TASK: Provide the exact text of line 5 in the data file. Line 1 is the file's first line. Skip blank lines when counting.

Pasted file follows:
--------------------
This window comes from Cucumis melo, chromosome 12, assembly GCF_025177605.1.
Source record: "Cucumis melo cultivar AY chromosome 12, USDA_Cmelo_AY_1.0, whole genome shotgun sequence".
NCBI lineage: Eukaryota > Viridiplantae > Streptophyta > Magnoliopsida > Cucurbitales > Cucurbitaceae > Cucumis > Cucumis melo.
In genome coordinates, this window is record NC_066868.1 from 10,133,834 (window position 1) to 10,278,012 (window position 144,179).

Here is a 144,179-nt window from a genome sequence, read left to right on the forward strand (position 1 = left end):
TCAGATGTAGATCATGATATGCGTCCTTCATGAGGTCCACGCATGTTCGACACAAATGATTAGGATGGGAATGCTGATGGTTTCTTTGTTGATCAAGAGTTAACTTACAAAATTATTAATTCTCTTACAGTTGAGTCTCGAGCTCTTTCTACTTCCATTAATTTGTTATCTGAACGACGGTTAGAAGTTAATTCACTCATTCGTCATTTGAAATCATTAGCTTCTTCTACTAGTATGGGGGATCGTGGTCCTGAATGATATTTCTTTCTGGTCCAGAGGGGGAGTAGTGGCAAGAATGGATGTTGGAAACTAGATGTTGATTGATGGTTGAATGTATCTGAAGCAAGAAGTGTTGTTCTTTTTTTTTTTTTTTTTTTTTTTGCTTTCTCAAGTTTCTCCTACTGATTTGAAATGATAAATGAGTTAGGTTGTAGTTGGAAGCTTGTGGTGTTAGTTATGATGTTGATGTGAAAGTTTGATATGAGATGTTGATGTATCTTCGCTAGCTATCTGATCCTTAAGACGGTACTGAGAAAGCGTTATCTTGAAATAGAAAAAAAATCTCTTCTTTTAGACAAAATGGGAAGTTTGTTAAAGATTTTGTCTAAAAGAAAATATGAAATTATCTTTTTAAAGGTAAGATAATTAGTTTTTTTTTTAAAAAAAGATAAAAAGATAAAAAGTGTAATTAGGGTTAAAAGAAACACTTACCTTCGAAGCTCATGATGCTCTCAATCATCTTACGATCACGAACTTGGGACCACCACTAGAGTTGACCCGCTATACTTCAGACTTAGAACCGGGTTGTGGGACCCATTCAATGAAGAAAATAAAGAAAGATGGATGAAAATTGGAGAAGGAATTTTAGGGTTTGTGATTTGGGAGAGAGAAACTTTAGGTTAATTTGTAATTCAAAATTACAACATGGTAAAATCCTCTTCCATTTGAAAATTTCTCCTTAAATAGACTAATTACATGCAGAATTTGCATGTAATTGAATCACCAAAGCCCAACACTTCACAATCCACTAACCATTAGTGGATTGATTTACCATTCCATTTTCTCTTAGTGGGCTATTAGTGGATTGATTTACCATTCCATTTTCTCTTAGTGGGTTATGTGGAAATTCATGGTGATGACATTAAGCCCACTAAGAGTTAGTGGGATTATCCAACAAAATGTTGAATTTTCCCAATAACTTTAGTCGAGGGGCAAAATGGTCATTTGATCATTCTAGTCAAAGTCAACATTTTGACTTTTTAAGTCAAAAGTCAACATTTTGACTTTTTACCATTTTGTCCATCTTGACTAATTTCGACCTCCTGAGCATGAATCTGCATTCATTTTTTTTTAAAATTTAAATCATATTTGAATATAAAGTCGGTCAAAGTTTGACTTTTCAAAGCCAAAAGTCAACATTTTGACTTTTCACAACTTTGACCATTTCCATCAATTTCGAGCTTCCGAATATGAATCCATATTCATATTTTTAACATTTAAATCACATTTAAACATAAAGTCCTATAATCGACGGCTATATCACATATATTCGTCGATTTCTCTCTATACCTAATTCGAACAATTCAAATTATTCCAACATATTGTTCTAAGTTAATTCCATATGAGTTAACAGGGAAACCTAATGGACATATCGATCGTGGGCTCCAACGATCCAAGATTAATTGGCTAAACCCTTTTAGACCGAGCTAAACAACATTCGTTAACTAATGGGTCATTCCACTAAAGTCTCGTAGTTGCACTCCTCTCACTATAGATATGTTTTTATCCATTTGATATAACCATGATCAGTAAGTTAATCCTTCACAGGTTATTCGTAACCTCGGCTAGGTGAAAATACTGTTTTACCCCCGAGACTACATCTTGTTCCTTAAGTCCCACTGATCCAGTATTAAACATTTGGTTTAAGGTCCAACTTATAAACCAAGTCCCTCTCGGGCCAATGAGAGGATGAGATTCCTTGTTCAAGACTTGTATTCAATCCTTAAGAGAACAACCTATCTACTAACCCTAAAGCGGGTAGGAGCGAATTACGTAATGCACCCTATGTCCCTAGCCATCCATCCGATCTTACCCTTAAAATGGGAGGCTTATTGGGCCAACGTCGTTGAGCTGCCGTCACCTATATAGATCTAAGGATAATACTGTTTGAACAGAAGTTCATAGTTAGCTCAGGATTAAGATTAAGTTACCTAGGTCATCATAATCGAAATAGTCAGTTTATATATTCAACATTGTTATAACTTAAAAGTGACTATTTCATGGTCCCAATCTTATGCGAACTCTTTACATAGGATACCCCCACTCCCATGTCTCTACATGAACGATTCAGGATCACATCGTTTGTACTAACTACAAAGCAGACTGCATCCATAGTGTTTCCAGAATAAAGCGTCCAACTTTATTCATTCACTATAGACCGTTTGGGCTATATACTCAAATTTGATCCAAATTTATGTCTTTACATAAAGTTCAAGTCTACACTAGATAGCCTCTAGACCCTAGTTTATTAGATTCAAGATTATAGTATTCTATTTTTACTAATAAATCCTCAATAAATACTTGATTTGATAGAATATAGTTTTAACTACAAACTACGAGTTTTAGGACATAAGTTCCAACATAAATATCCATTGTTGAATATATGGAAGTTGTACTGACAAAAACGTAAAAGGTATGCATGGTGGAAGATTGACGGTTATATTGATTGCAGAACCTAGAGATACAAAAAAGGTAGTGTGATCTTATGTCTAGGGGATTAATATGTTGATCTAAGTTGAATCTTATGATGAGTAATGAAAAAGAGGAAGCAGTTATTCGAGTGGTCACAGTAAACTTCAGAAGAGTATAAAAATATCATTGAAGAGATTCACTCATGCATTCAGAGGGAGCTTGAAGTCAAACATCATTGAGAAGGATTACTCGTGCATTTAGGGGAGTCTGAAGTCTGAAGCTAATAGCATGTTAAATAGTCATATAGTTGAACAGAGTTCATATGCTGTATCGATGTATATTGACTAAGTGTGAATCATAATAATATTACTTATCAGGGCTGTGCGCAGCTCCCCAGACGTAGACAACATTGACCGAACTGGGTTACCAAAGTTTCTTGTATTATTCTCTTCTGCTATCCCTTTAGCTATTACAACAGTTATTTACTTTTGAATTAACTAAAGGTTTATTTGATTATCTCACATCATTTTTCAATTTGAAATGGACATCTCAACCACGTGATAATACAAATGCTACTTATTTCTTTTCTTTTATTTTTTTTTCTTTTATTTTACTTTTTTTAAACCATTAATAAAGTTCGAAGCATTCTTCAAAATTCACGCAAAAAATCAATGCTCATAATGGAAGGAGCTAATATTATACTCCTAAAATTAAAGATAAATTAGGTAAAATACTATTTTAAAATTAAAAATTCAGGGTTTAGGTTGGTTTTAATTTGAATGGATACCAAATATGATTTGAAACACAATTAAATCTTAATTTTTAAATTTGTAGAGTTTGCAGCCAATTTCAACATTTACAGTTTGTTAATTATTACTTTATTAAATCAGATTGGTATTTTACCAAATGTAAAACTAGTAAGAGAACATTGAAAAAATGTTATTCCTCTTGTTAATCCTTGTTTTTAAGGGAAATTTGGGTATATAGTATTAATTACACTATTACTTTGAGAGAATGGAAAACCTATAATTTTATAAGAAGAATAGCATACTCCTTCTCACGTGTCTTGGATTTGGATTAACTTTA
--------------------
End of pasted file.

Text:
Here is a 144,179-nt window from a genome sequence, read left to right on the forward strand (position 1 = left end):